The Ohio State University’s College of Food, Agricultural, and Environmental Sciences (CFAES) held a luncheon Tuesday morning at the start of the 55th annual Farm Science Review to celebrate Ohio agriculture.
The event featured David Daniels, Director of the Ohio Department of Agriculture, Dr. Cathann Kress, Vice President for Agricultural Administration and Dean of the CFAES at OSU and Dr. Michael Drake, President of OSU as speakers. Among the guests in the audience were officials from Madison County OSU Extension and local and state representatives including Ohio Attorney General, Mike DeWine.
The CFAES is the nation’s largest university ag-bioscience research enterprise, making its contribution to Ohio agriculture immense. OSU and its agriculture extension offices help bridge the gap between agriculture science, business and education with working farms and farmers.
The luncheon served as a time for celebration and reflection on upcoming Ag-related news and business. David Daniels was first to address the crowd and stressed the importance of finishing the Farm Bill and securing effective infrastructure.
“One thing (Ohioans) need to always be thankful of is that we are 600 miles away from 60 percent of the people that use our products each and every day,” he said. “In order to keep that product moving in and out of our state, we need infrastructure.” Although Ohio recently received a D- on their infrastructure report card, Daniels said it can be partly attributed to some of the issues at the federal level.
“Continue to remind your congressmen and your senators on the federal level that we need their support,” he added.
Dr. Cathann Kress of OSU spoke of the success of the CFAES in its advancement of Ag technology and its dedication to the pursuit of agricultural growth and stability.
“(Our scientists) are able to do a number of these wonderful things because of our partnerships,” Dr. Kress said. CFAES partners with the Department of Animal Sciences and of Veterinary Medicine to ensure the highest quality care with regard to livestock. The college recognizes that a successful Ag program isn’t just vital to the success of students and farmers, but to the environment beyond.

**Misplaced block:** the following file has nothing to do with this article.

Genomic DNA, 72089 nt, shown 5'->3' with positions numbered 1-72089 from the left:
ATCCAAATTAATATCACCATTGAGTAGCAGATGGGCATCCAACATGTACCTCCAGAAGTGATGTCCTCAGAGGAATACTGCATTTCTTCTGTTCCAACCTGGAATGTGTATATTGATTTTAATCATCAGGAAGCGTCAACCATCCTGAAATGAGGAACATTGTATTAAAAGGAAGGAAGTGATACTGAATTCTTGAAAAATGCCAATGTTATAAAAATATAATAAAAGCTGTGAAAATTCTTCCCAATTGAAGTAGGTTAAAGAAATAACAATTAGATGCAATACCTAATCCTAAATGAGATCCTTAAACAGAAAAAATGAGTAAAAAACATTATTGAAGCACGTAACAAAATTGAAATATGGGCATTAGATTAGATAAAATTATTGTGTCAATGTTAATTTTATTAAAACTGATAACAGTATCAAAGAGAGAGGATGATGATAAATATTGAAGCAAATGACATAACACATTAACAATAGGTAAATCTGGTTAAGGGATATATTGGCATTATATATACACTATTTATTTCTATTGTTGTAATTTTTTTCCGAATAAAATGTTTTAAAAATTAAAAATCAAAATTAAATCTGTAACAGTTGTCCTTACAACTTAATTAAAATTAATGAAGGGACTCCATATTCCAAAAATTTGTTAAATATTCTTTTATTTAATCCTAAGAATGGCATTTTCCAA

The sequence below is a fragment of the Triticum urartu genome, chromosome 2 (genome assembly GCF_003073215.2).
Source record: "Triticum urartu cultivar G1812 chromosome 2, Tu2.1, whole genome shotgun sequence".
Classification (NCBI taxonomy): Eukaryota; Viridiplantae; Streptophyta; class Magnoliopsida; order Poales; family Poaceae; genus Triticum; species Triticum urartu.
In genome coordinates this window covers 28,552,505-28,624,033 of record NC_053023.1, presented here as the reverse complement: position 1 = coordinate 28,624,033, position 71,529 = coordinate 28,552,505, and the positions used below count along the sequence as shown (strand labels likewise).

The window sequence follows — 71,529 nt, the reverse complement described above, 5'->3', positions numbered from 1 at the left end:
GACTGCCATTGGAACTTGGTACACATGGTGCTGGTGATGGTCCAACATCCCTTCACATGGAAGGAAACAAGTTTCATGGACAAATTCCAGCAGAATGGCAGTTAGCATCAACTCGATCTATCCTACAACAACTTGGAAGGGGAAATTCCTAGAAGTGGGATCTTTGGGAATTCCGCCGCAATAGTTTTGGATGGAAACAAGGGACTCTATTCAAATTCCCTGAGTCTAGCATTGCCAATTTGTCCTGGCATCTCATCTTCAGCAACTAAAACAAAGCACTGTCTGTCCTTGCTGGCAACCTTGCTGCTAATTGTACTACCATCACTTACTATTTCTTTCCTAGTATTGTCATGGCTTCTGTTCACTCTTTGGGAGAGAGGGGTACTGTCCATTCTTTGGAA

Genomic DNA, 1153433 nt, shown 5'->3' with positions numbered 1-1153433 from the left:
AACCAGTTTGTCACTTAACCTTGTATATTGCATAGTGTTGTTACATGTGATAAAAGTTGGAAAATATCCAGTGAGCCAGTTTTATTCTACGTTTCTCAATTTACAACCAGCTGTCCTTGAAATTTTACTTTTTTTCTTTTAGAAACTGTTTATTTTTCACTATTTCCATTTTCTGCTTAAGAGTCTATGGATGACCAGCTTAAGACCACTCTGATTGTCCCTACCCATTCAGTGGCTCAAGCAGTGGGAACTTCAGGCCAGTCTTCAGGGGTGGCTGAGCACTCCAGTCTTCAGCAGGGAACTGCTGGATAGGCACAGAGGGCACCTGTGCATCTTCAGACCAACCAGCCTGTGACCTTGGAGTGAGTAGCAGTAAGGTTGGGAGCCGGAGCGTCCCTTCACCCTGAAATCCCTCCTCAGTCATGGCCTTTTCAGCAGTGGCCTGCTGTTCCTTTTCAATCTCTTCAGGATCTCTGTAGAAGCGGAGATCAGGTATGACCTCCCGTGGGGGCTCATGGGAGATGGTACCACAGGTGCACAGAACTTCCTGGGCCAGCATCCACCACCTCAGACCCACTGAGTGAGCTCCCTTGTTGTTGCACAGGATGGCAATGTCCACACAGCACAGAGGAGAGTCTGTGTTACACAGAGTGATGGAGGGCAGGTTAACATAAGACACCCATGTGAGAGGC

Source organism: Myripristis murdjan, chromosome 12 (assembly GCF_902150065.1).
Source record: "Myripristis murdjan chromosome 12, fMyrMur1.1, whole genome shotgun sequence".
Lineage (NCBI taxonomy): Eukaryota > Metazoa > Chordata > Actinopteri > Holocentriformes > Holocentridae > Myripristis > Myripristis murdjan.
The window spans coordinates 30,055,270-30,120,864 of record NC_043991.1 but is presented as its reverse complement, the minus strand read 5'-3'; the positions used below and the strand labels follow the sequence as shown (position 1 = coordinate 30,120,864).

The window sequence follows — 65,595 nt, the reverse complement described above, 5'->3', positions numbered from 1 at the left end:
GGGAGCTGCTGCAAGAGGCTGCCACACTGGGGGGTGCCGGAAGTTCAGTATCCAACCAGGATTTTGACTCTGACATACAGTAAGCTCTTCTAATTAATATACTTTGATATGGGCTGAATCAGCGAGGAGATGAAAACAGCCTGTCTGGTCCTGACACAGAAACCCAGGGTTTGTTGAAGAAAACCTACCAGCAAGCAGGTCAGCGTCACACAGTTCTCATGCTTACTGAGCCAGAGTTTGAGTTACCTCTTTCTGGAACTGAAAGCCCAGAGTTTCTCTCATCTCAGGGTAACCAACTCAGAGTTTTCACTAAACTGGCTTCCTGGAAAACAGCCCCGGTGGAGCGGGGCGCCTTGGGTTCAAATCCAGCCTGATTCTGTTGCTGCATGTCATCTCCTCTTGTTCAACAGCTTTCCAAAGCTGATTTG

“Our real strength is our mission,” said Dr. Kress. “We sustain life.”
OSU’s president, Dr. Michael Drake, concluded the event by encouraging the audience about the growth and success of the CFAES as well as the university overall. Dr. Drake is the 15th president of OSU and has attended Farm Science Review for the last four years.
“We have a variety of schools that do a variety of things that are very, very important to us,” he said. “One of the best things about CFAES is that it really connects us to the whole state.” There are nine research stations around the state and OSU extension programs are located in all 88 counties.
The CFAES also brings in 183,000 Ohio 4-H participants along with another 22,000 adult and teen 4-H volunteers. From 2016 to 2017, CFAES awarded its students with $2.2 million in scholarships. Ag students also went on to have a 92 percent success rate in employment or graduate school acceptance within six months of graduation.
“This last fall, we’ve received a record of over 52,000 applications,” Dr. Drake said. “It’s a really, really exciting time to be a buckeye.”
Farm Science Review, held at the Molly Caren Agricultural Center, 135 State Route 38 NE in London, runs Sept. 19-21. Tickets are $10 at the gate.
Reach Michael Williamson at 740-852-1616, ext. 1619.
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